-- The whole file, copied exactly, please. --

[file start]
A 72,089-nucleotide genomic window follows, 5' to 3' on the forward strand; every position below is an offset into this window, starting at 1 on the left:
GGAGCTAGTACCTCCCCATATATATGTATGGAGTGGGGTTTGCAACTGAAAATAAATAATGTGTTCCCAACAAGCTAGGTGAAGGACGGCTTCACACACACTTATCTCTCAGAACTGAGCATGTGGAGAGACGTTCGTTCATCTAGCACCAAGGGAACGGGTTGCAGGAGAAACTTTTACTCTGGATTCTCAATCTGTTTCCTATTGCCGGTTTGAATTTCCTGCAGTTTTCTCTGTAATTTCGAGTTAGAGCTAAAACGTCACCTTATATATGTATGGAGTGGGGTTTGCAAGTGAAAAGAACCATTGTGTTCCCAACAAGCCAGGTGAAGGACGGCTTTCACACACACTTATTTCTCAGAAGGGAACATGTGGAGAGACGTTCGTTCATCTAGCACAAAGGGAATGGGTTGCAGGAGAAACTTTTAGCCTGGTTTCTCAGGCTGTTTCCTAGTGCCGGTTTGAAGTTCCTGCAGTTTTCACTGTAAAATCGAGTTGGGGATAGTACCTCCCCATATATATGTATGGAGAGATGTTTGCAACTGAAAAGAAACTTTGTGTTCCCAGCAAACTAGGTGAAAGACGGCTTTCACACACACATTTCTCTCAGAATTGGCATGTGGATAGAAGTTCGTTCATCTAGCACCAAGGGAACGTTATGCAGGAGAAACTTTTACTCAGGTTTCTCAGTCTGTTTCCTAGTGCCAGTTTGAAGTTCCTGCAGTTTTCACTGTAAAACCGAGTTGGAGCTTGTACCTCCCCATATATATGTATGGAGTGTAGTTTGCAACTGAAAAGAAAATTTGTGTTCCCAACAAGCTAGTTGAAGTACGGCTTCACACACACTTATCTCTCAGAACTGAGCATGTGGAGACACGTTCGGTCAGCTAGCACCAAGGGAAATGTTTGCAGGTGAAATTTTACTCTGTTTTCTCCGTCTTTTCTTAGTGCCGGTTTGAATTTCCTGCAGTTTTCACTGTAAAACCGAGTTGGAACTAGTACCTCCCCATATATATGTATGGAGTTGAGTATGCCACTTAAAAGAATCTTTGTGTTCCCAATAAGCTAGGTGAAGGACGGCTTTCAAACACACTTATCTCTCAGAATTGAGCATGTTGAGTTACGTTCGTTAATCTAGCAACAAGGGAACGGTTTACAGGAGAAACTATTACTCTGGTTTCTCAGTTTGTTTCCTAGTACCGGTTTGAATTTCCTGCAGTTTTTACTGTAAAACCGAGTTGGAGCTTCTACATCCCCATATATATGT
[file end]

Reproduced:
A 72,089-nucleotide genomic window follows, 5' to 3' on the forward strand; every position below is an offset into this window, starting at 1 on the left:
GGAGCTAGTACCTCCCCATATATATGTATGGAGTGGGGTTTGCAACTGAAAATAAATAATGTGTTCCCAACAAGCTAGGTGAAGGACGGCTTCACACACACTTATCTCTCAGAACTGAGCATGTGGAGAGACGTTCGTTCATCTAGCACCAAGGGAACGGGTTGCAGGAGAAACTTTTACTCTGGATTCTCAATCTGTTTCCTATTGCCGGTTTGAATTTCCTGCAGTTTTCTCTGTAATTTCGAGTTAGAGCTAAAACGTCACCTTATATATGTATGGAGTGGGGTTTGCAAGTGAAAAGAACCATTGTGTTCCCAACAAGCCAGGTGAAGGACGGCTTTCACACACACTTATTTCTCAGAAGGGAACATGTGGAGAGACGTTCGTTCATCTAGCACAAAGGGAATGGGTTGCAGGAGAAACTTTTAGCCTGGTTTCTCAGGCTGTTTCCTAGTGCCGGTTTGAAGTTCCTGCAGTTTTCACTGTAAAATCGAGTTGGGGATAGTACCTCCCCATATATATGTATGGAGAGATGTTTGCAACTGAAAAGAAACTTTGTGTTCCCAGCAAACTAGGTGAAAGACGGCTTTCACACACACATTTCTCTCAGAATTGGCATGTGGATAGAAGTTCGTTCATCTAGCACCAAGGGAACGTTATGCAGGAGAAACTTTTACTCAGGTTTCTCAGTCTGTTTCCTAGTGCCAGTTTGAAGTTCCTGCAGTTTTCACTGTAAAACCGAGTTGGAGCTTGTACCTCCCCATATATATGTATGGAGTGTAGTTTGCAACTGAAAAGAAAATTTGTGTTCCCAACAAGCTAGTTGAAGTACGGCTTCACACACACTTATCTCTCAGAACTGAGCATGTGGAGACACGTTCGGTCAGCTAGCACCAAGGGAAATGTTTGCAGGTGAAATTTTACTCTGTTTTCTCCGTCTTTTCTTAGTGCCGGTTTGAATTTCCTGCAGTTTTCACTGTAAAACCGAGTTGGAACTAGTACCTCCCCATATATATGTATGGAGTTGAGTATGCCACTTAAAAGAATCTTTGTGTTCCCAATAAGCTAGGTGAAGGACGGCTTTCAAACACACTTATCTCTCAGAATTGAGCATGTTGAGTTACGTTCGTTAATCTAGCAACAAGGGAACGGTTTACAGGAGAAACTATTACTCTGGTTTCTCAGTTTGTTTCCTAGTACCGGTTTGAATTTCCTGCAGTTTTTACTGTAAAACCGAGTTGGAGCTTCTACATCCCCATATATATGT